According to the appeal, “SFB is not allowed to fund events where the cost per student exceeds the Student Activity Fee,” which is $149.78. This statement echoes Pillai’s comments about the board abiding by the $149.78 metric in funding decisions, despite Trivedi’s claims that the $149.78 number is used as more of a soft limit.
This event epitomizes the conflict surrounding the interpretation of the cost per student metric. If it is true as Shirodkar says that $149.78 was the correct hard limit for the cost per student allowed for an event, the decision to fund the event would go against the Funding Guidelines. If $299.56 was the correct hard limit (as was explained by Trivedi), Shirodkar, a high-ranking member of SFB, would have been operating with the incorrect cost per student in mind.
The meeting minutes and base budgets provided to The Signal include the amount of money requested by organizations but not the number of students expected to attend, which makes it difficult to determine the cost per student for each event. However, as seen with Saathiya, there appears to be conflict between the cost per student outlined in the Funding Guidelines and the cost per student used by SFB.
While there are concerns with the vagueness of “fiscal responsibility” and the inconsistency associated with recent funding decisions, SFB is cognizant of such issues and is trying to face them head on.
“We want to do away with it, to be totally honest with you,” Fardella – who was recently elected as the executive director for the 2022-2023 year – said in reference to fiscal responsibility as a metric for approving funding requests. “Because there is a bit of vagueness to it, you know what I mean? So because there’s not as direct of a definition as it is stated in our guidelines with most other things, that’s kind of why we want to take a second look at it.”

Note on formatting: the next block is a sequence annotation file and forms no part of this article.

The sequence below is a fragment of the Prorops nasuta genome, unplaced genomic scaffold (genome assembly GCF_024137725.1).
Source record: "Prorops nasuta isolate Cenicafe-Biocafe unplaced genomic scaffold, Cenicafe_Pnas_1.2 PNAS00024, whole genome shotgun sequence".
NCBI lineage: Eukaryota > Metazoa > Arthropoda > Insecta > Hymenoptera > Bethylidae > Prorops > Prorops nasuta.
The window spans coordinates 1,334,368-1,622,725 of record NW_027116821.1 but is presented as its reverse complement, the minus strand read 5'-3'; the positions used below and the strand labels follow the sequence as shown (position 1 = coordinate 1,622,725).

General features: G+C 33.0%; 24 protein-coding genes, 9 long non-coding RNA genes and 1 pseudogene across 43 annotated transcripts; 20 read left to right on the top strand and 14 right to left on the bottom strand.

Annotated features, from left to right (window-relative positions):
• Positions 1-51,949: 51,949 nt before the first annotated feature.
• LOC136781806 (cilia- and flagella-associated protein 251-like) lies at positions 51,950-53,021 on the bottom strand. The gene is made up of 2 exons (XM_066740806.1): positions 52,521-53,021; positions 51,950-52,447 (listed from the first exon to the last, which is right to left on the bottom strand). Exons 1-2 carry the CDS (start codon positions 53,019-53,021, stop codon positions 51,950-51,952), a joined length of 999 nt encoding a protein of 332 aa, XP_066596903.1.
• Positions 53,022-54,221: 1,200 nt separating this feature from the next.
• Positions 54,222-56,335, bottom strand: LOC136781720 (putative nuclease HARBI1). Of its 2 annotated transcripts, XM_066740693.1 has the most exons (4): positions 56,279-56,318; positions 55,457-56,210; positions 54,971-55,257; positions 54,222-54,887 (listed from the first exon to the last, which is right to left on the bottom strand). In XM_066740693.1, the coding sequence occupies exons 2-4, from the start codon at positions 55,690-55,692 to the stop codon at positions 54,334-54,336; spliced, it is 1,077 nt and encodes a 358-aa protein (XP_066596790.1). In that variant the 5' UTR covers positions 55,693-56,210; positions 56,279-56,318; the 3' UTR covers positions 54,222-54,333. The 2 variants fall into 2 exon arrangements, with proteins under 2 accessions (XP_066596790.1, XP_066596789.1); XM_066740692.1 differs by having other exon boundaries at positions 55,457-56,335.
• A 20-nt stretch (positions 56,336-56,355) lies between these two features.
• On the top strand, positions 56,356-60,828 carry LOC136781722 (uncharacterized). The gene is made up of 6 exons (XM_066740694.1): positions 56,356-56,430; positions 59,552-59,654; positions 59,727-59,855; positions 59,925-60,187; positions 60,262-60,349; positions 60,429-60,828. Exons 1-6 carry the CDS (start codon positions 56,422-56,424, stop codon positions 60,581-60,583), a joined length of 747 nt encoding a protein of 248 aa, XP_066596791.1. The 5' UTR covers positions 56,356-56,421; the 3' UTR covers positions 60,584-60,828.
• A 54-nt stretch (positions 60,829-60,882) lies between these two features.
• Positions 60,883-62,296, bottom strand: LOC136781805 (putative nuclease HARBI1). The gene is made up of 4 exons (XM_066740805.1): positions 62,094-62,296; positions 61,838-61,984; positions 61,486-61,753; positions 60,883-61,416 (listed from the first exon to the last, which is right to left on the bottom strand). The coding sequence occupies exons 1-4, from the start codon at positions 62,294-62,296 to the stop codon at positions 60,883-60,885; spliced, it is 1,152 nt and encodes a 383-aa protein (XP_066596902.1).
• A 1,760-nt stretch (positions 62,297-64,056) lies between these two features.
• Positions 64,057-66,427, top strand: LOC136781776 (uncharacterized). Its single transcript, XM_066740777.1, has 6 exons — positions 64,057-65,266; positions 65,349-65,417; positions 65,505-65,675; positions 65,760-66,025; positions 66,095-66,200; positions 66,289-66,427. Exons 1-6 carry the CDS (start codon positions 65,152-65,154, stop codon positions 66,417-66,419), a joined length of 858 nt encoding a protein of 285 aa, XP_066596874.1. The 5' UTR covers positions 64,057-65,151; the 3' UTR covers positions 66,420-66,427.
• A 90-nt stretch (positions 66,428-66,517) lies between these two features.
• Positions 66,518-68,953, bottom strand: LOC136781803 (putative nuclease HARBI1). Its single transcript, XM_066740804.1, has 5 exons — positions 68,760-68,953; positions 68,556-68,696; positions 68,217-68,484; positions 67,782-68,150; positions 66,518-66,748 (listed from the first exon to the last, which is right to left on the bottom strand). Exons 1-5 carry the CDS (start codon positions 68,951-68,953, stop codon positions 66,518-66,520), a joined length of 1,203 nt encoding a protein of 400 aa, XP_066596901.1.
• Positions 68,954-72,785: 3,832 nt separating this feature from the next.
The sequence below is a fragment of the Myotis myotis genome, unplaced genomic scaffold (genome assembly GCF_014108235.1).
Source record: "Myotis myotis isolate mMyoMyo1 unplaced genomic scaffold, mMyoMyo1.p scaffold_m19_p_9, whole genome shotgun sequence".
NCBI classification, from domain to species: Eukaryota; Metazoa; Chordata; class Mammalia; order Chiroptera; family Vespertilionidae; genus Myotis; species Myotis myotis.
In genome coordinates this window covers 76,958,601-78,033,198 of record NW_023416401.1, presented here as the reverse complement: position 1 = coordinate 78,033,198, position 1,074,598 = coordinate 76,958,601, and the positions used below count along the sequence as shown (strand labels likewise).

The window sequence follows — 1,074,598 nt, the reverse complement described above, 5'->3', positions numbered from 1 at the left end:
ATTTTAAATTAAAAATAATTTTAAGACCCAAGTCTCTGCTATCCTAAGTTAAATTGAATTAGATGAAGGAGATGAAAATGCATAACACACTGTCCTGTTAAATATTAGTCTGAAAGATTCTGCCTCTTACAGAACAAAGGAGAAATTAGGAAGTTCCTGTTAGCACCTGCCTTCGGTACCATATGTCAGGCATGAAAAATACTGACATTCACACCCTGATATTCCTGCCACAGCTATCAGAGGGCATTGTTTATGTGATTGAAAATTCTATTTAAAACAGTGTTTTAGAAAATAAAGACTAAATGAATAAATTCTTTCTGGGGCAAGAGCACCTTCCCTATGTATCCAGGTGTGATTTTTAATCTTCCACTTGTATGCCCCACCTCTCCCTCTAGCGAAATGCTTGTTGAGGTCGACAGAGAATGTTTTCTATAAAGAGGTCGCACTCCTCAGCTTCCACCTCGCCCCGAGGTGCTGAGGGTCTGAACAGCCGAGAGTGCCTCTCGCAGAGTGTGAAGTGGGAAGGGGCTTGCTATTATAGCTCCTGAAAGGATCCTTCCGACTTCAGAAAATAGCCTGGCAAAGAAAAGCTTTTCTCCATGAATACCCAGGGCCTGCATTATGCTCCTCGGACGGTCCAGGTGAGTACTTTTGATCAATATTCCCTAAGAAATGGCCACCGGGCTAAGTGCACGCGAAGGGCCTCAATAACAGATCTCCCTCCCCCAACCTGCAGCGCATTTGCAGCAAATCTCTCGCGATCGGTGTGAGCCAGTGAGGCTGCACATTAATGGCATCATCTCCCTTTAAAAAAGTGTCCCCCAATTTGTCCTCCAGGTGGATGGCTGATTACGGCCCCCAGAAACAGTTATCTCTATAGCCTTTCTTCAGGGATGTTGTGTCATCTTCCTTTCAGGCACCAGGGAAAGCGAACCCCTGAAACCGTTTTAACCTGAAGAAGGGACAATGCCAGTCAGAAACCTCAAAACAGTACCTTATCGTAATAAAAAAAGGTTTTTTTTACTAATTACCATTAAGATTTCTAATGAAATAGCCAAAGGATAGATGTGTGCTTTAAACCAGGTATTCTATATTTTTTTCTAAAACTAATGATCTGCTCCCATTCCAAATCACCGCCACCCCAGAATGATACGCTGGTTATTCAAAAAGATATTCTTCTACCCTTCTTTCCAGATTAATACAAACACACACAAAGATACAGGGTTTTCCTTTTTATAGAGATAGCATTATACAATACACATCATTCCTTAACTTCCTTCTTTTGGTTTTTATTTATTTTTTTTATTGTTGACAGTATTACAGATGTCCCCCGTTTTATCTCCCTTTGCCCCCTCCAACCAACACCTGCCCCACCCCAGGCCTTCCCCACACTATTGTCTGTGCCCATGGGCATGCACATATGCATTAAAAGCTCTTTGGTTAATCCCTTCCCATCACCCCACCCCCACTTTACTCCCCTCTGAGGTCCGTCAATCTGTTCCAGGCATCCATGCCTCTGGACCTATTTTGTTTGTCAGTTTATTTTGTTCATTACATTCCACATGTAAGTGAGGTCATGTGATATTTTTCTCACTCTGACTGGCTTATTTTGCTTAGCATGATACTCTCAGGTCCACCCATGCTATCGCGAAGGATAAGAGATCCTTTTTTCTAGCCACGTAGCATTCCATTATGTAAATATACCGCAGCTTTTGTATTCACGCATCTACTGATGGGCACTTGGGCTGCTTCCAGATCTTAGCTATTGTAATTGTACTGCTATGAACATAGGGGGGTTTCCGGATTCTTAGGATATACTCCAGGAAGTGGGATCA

At SFB’s March 23 meeting, the board also discussed plans to review their governing documents. The meeting was focused specifically on the Funding Guidelines, with each member present having the chance to explain their suggestions or input for what needed to be changed.
A common theme in the discussion was reforming the idea of fiscal responsibility. Many members agreed that funding decisions should be more consistent, with more structures and clarifications to aid RSOs in understanding the guidelines.
Christine Stellerine, the business manager and advisor for SFB, concluded the meeting by emphasizing the work that SFB had cut out for them. She noted that “[they] did have to use fiscal responsibility where [they] didn’t have to in the past” due to higher amounts being requested this year compared to past years, and that this meant funding criteria would need more scrutiny going forward.
“Anything that was a reason for why we didn’t fund, we need to go back and look at it and say like this is the decision that we made, do we want to stick with it? If we do, we have to put something in our funding guidelines so that we can point at it in the future and say this is the concrete reason,” she said. Because we can’t use fiscal responsibility for anything we’ve seen beforehand, we’ve used that.”